Thursday, 28 July 2016

Ghostbusters (2016) - Movie Review

Well, time to get into what is undoubtedly the most hotly contested release of the year, and we’re off to a good start as it seems that no matter what side you fall on, there’s backlash. You’re either a misogynistic Neanderthal because you see the gender-swapped cast list and sense something is wrong, or a PC agenda-pushing feminazi because you’re agreeing with the gender-swapped cast on principle and for no other reason. So nice to see the entire Gamergate debacle encapsulated into a single film reaction, where everyone looks like a complete idiot. Now, this is all generalisation that usually fuels such arguments concerning gender roles in media, so I don’t give any points to either side. How fitting that, in a year where we had a film called Civil War, we have a fandom civil war brewing over this little piece of cinema. And to make matters worse, when dealing with a film this divisive, the worst place to be is on the fence.

The plot: Erin (Kristen Wiig), after years of trying to distance herself from her past of paranormal research with Abby (Melissa McCarthy), a haunted house report bring them back together with techie Jillian (Kate McKinnon). As more spectral sightings come in, the three of them team up with subway station worker Patty (Leslie Jones) and dimwitted receptionist Kevin (Chris Hemsworth) to become the Ghostbusters to fight against the ghosts… and it seems like the city will soon be in dire need of their help.

Well, might as well start off with a casual warning: If you are among the people who are already somewhat sceptical from the trailer, you are actually more likely to not like this film by its very nature. I say this because there are a lot, and I mean a lot, of scenes where the in-universe media (especially YouTube) is giving flack to the Ghostbusters, and yes their gender gets brought up amongst that. Said references to real-world scepticism are always the butt of jokes where we laugh at their critics. You know, say what you want about what Alex Proyas ended up posting on Facebook, at least he had the wherewithal to not make his feelings a focal point of the movie itself. I don’t know how much the reactions to the trailer would’ve ultimately affected the film in production, but this smells a little too accurate to just be a coincidence.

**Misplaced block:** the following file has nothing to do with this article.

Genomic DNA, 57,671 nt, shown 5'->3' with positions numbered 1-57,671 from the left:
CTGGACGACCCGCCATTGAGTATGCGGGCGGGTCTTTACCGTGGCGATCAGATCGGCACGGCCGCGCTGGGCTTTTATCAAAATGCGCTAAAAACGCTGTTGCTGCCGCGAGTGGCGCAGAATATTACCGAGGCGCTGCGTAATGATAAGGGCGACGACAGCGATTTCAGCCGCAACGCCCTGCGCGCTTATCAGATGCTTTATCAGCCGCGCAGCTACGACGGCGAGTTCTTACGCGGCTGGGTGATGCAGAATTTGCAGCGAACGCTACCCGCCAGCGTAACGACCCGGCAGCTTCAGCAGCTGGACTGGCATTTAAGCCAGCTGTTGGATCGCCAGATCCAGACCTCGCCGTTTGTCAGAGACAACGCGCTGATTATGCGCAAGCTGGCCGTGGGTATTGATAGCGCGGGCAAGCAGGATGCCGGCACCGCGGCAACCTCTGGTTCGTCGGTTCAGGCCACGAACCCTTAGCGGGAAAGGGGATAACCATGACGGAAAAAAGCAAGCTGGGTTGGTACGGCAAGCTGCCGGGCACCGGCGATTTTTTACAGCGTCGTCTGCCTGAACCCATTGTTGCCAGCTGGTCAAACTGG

There is a very not-so-humble undercurrent that it ends up providing which makes it feel like it’s attacked what could still be its potential audience. Not everyone went with the full James Rolfe, after all, and if they’re even a little hesitant, chances are they wouldn’t like being talked down like this. I know that this may seem like a pretty minor point, but as I’ve stated before, I absolutely hate judgement calls regardless of who makes them. #NotAllMen opinion incoming, but I don’t think anyone appreciates all of the vocal sceptics being represented as the guys who drove Leslie Jones off of Twitter. The fact that it happens so frequently, usually with smarmy winks to the audience, just makes it downright annoying to sit through.

To make matters worse, beyond the admittedly well-executed opening, this film only starts to prove the sceptics right. I’ve given praise to Melissa McCarthy’s work before, and I don’t have nearly as much issue with Kristen Wiig as quite a few others do, but these main characters are extremely obnoxious. McCarthy stays in stoic mode for the entire film, which honestly fits right alongside her character so it’s nice seeing her work on screen without her talking about playing hearts like accordions. Wiig probably comes off worst, especially when she’s paired with Chris Hemsworth’s mimbo secretary.

McKinnon, by contrast, seems to be the most comfortable in her character, basically being this film’s Egon while giving it its own identity in the process. Jones is rather flat as a character, but she does get some decent moments throughout. Our main villain, played by Neil Casey, is honestly really fun to watch as he has the soft-spoken psychopath performance down pat, while giving a weird charisma that makes his mentality and reasoning fit with what we can see. This all seems good or at worst mixed, but when they all collide, it results in a lot of pointless-but-meant-to-be-funny conversations that are just plain painful to sit through. It’s like the learning curve of McCarthy’s other films, only nowhere near as smooth.